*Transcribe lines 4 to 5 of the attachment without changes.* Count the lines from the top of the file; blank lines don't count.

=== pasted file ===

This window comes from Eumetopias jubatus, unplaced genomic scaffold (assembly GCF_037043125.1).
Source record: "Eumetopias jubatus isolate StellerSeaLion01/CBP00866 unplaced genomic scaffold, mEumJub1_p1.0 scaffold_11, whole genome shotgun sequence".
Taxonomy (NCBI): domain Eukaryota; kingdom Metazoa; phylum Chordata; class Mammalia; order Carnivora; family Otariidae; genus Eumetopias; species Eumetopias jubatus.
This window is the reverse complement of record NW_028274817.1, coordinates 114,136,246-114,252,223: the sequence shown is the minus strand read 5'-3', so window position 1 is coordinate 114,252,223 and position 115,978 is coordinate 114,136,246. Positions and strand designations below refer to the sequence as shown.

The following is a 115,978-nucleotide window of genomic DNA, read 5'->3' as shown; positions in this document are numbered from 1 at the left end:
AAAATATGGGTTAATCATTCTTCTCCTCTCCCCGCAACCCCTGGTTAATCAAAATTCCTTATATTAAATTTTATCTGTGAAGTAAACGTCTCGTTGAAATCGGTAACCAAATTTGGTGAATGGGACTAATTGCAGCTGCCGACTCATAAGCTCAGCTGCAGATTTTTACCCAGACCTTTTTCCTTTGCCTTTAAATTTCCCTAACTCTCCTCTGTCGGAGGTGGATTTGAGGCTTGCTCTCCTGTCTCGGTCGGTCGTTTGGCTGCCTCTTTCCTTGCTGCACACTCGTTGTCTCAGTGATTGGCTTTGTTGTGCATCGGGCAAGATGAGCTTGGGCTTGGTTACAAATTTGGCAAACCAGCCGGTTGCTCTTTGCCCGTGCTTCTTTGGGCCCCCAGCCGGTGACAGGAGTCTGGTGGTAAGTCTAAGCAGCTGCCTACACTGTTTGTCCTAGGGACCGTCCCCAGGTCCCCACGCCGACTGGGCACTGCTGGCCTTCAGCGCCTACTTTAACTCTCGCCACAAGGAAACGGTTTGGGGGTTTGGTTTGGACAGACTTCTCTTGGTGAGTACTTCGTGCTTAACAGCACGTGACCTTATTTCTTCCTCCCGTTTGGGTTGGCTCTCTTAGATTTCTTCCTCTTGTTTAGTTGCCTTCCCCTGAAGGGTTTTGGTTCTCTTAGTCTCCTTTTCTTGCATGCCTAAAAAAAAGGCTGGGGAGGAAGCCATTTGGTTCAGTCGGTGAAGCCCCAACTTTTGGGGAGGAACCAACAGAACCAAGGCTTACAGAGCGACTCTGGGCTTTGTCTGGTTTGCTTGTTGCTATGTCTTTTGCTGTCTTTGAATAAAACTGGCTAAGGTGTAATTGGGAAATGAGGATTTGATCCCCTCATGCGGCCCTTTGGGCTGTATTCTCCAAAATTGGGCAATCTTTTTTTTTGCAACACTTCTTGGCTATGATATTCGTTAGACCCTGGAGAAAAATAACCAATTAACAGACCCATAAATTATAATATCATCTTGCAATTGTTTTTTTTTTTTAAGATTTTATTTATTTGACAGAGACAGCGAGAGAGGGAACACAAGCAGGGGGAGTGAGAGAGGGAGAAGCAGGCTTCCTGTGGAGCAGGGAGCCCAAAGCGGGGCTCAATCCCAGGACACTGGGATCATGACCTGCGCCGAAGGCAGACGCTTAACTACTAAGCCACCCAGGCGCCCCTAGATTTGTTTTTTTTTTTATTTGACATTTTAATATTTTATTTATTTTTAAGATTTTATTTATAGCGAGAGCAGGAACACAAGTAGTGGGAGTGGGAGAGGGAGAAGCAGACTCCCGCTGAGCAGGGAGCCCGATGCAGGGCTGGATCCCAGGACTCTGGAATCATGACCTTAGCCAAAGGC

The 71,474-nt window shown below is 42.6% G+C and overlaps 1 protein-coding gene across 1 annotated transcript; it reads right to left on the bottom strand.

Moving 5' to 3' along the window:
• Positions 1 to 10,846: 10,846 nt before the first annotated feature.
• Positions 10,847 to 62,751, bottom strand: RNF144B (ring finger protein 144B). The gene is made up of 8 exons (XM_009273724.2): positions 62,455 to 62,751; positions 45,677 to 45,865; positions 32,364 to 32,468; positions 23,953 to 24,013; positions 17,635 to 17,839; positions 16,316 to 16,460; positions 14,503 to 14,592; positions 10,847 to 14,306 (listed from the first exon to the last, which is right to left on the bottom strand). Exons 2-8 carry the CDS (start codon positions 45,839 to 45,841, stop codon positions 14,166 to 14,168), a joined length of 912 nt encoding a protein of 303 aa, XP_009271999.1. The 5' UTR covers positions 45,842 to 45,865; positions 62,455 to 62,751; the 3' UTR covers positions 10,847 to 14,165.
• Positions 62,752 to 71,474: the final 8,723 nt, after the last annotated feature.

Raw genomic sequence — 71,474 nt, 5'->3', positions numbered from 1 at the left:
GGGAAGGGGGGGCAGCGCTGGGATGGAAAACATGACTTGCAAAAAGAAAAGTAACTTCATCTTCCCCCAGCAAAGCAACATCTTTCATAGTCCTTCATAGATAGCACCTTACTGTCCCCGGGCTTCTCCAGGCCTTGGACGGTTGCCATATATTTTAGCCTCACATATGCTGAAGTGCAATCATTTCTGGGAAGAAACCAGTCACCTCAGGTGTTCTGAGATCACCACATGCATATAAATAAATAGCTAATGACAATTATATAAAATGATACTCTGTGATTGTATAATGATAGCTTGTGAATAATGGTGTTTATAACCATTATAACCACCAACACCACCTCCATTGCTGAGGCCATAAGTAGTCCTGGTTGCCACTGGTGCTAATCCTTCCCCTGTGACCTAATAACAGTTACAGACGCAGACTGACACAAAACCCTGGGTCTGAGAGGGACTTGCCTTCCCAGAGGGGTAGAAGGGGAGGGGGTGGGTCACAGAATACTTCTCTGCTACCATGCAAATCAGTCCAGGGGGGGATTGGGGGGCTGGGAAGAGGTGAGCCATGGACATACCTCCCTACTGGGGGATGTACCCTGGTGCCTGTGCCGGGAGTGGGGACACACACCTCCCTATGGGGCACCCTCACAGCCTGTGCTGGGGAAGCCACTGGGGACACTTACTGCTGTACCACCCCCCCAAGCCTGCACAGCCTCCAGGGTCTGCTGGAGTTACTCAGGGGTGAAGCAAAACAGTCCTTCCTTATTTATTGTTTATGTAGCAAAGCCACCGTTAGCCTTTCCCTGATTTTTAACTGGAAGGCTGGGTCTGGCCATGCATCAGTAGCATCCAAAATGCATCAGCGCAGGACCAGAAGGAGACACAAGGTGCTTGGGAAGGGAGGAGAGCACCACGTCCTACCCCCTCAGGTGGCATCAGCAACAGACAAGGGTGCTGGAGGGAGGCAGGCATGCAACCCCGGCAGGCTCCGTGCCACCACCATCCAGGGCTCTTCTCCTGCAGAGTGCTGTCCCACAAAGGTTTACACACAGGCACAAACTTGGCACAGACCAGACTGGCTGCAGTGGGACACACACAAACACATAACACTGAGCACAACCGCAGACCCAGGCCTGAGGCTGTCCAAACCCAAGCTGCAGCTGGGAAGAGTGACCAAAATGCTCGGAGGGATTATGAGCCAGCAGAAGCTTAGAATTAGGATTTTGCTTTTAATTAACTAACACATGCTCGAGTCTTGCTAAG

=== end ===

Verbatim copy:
This window is the reverse complement of record NW_028274817.1, coordinates 114,136,246-114,252,223: the sequence shown is the minus strand read 5'-3', so window position 1 is coordinate 114,252,223 and position 115,978 is coordinate 114,136,246. Positions and strand designations below refer to the sequence as shown.

The following is a 115,978-nucleotide window of genomic DNA, read 5'->3' as shown; positions in this document are numbered from 1 at the left end: